who express support for unions or take part in union activity.”

Aggressive anti-union tactics have become the norm in the United
States, from no-holds-barred outlets like Wal-Mart to
image-obsessed corporations like Whole Foods. Labor law is
permissive of abuse, so much so that a landmark 2000 Human
Rights Watch report found 24,000 workers fired for organizing in a
year, just one symptom of what it called the “culture of
near-impunity” governing management’s attacks on union

The Bush administration has helped tip the scales further against
novel efforts like the Starbucks union. The NLRB ruled in 2004 that
nonunion workers can no longer accompany each other into
investigatory meetings with bosses. Commonly known as
“Weingarten rights,” they have been extended to and
stripped from nonunion workers four times in the last 30 years.
Solidarity unions often invoke them to document management’s
browbeating and witness disciplinary investigations.

Joel Rogers, a professor of law, political science and sociology at the
University of Wisconsin, Madison, who has examined flexible forms
of organization, says workers and unions shouldn’t focus on the
NLRB but on finding ways to defuse intense employer opposition.
For example, unions might invite workers who want changes in their
work place but who haven’t won (or have lost) formal union
representation to join the union and become involved.

Another example retail workers can draw from is the Restaurant
Opportunities Center of New York (ROC-NY), which has won six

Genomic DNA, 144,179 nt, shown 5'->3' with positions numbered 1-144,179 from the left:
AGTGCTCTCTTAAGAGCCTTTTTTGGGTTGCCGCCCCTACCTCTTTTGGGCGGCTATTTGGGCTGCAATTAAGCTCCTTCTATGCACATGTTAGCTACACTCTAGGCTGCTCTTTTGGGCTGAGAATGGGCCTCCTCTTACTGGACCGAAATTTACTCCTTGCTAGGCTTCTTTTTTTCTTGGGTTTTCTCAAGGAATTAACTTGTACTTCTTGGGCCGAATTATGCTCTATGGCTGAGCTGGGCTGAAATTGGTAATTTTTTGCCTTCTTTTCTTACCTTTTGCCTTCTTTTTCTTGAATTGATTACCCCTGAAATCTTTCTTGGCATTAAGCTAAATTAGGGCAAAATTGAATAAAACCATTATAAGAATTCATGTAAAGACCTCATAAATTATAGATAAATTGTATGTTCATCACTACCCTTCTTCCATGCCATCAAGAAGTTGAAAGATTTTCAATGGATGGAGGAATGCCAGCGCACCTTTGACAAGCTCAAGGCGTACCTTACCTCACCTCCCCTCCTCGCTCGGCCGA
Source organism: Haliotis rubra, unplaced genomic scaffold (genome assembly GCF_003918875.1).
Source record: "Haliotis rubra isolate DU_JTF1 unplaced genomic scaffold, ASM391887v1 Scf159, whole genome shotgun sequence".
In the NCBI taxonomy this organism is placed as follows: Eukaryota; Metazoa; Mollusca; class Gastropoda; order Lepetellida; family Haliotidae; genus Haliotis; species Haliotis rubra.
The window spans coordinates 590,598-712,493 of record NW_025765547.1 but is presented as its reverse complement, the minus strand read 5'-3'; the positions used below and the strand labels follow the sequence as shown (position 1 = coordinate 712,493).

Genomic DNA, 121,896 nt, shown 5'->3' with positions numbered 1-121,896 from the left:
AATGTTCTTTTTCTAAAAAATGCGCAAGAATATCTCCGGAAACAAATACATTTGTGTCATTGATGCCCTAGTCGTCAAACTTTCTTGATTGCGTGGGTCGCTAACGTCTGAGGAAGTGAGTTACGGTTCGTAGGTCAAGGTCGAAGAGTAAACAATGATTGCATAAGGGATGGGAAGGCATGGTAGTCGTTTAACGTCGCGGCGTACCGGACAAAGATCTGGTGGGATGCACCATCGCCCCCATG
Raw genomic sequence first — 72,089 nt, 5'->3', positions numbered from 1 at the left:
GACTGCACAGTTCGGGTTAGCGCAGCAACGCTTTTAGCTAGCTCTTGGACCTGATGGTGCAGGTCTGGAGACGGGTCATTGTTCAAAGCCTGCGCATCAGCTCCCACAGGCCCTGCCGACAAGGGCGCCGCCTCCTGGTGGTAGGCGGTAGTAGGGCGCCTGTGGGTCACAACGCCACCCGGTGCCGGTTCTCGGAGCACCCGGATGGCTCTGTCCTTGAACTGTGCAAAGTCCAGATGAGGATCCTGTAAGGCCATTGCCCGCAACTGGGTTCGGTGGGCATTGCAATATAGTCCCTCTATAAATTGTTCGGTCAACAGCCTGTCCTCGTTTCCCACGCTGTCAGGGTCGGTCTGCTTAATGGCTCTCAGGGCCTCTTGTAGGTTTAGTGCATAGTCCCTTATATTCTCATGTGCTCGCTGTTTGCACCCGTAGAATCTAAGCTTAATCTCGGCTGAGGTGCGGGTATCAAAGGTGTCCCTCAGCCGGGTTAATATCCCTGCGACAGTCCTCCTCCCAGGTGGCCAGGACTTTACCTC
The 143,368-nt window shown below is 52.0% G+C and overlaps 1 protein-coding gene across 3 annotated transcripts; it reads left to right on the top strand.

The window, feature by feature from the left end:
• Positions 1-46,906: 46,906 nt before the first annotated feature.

campaigns in five years against restaurant conglomerates in the city
through a combination of direct action and lawsuits. The
group—which is friendly with the hospitality union
UNITE-HERE—brings together restaurant workers, many of who
are undocumented immigrants, to resolve concerns about working
conditions as well as to file class-action lawsuits. The Center has
secured more than $300,000 in back wages and discrimination
complaints, brokered managerial agreements to respect wage, hour
and benefit laws, and opened a collectively managed restaurant of its

“Before even thinking about unionization, the standards of the
industry have to come up, so that it’s not acceptable anymore to
discriminate or break the law,” says Saru Jayaraman,
ROC-NY’s executive director. “If we want to see any kind of
power built for workers in this industry in our lifetime, we have to
think about alternative models.”

Old labor is starting to listen. In August, the AFL-CIO signed an
agreement with the National Day Labor Organizing Network,
signaling new intentions to partner with a group labor embraced only
six years ago. Although the estimated 118,000 day laborers
won’t join or pay dues, the worker centers marshalling
increasing numbers of the laborers can access some services, like
the AFL’s pro-bono labor lawyers.

The Wobblies, of course, have big plans of their own.

“What corporate retail wants is complete tyrannical control,”
Gross says. “It’s something previous generations of workers
didn’t stand for—and neither should we.”

Mischa Gaus is a freelance writer based in Chicago.